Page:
The Presidential Presentation Pocket Watch

The Waltham "Defender" Presidential Presentation Pocket Watch is one of


The Waltham

Back in the day, millions of Americans had their pocket watches engraved with their initials. Almost invariably, the connection between the watch’s owner and their timepiece disappeared into the mists of time. Less so for gold retirement watches (from the days before the “portfolio career“). And then there are engraved pocket watches rich with our shared history, like this 1926 Waltham Presidential Presentation Pocket Watch . . .

Calvin Coolidge

The President in question was Calvin Coolidge, the first and only President to hail from Vermont (sorry Bernie). As Governor of Massachusetts, Coolidge opposed Boston police seeking to unionize under the AFL.

Coolidge toughed out several nights of looting, deploying the Massachusetts State Guard to maintain order. Ironically (Coolidge was a man of very few words), his decisions earned him a national reputation for being a man of action.

So it’s fitting that Coolidge awarded a gold Waltham watch c. 1907 to the Captain of the British steamer Defender. The Orders & Medals Society of America ( tells the tale . . .

U.S. Coast Guard Schooner Lincoln

The U.S. Coast Guard Schooner Lincoln was a confiscated rum-runner converted by the Coast Guard into a supply ship in service along the Atlantic coast of North America. Under the command of Boatswain A. Erlington and with seven crew members, the Lincoln left Cape May, New Jersey, on 18 December 1926 bound for Baltimore.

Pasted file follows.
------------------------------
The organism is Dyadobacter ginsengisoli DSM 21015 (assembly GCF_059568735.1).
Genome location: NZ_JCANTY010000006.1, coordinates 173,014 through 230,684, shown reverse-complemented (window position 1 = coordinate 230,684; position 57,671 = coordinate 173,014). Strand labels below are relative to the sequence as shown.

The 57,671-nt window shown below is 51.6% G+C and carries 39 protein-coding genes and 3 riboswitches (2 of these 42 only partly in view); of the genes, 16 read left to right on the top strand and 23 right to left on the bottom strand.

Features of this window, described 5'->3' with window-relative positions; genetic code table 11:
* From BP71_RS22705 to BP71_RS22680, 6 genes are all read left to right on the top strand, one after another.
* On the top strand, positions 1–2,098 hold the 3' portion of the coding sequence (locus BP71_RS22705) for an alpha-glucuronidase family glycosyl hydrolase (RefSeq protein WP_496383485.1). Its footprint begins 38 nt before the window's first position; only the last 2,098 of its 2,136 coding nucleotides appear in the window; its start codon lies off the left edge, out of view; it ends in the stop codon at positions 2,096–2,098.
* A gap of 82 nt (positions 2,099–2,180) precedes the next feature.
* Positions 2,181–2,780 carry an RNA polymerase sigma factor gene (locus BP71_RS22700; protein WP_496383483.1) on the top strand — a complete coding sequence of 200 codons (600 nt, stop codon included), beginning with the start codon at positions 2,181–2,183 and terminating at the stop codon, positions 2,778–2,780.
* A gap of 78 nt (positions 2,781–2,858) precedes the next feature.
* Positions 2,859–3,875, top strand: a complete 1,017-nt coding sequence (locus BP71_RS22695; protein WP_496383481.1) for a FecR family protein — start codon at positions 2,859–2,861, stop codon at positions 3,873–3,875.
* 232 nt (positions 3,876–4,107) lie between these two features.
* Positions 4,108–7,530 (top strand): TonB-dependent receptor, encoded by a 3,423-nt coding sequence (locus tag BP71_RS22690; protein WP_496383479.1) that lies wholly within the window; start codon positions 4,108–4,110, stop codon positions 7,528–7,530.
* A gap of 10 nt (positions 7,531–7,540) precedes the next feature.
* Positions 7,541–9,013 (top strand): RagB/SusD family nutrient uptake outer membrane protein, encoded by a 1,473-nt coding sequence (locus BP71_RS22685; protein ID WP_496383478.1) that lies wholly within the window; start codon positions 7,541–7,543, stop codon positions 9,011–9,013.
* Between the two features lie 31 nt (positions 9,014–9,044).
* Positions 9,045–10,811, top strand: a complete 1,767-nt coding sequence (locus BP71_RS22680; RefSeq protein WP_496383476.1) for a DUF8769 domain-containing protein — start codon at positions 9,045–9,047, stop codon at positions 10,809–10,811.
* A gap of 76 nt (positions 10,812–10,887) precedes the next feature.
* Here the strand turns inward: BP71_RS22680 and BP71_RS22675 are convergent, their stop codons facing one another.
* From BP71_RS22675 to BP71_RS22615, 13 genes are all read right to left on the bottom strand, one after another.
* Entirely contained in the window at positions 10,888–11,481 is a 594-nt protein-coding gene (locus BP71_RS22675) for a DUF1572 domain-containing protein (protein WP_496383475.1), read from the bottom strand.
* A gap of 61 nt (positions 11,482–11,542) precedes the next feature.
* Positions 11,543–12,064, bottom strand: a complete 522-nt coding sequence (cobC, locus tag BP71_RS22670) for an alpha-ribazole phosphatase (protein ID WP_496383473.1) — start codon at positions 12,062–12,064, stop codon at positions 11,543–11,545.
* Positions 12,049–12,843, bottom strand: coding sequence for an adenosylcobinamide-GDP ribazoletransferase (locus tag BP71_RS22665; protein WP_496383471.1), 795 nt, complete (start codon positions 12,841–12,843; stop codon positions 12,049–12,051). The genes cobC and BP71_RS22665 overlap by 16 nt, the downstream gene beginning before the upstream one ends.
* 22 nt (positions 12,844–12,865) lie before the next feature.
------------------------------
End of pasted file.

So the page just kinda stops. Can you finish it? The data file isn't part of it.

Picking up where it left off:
The Lincoln was off the North Carolina coast south of Cape Hatteras when a fire broke out. With the fire fueled by high winds, the schooner soon burned to the waterline and sank. The crew, some of whom were injured, abandoned the vessel and were scattered, holding desperately on to pieces of floating debris.

The British steamer Defender, commanded by Master E. Maycock and in route to Galveston, Texas, arrived at the scene of the wreck in a rising gale. With great difficulty, a life boat was launched and then headed for the burning vessel. However, no survivors were aboard; and the lifeboat crew, by then exhausted, returned to the Defender.

A second life boat was then sent out to search the surrounding waters and picked up two survivors. One more crew member was rescued the next day by the Clyde liner Seminole, but the five remaining crew members of the Lincoln were subsequently listed as lost at sea.

The Waltham Defender Presidential Presentation Pocket Watch engraving

The twelve members of the Defender’s crew who manned the lifeboats that day received a Presidential Gold Lifesaving Medal (two of which are now in The Royal Museums Greenwich). Second Officer W.A. Short received a pair of binoculars. British Master E. Maycock received the gold Waltham pocket watch you see here.

Quick digression . . . There’s a bit of confusion about the origin of the award. According to the listing for a similar pocket watch at Bonham’s auction house (and other sources) . . .

A watch was given from the President of the United States on behalf of the American people to a foreigner who selflessly saved a U.S. citizen at sea. Known as the ‘Official Award to Non-Citizens of the United States of America for Saving Lives at Sea’, the watch presentation program was approved by President Abraham Lincoln in 1862.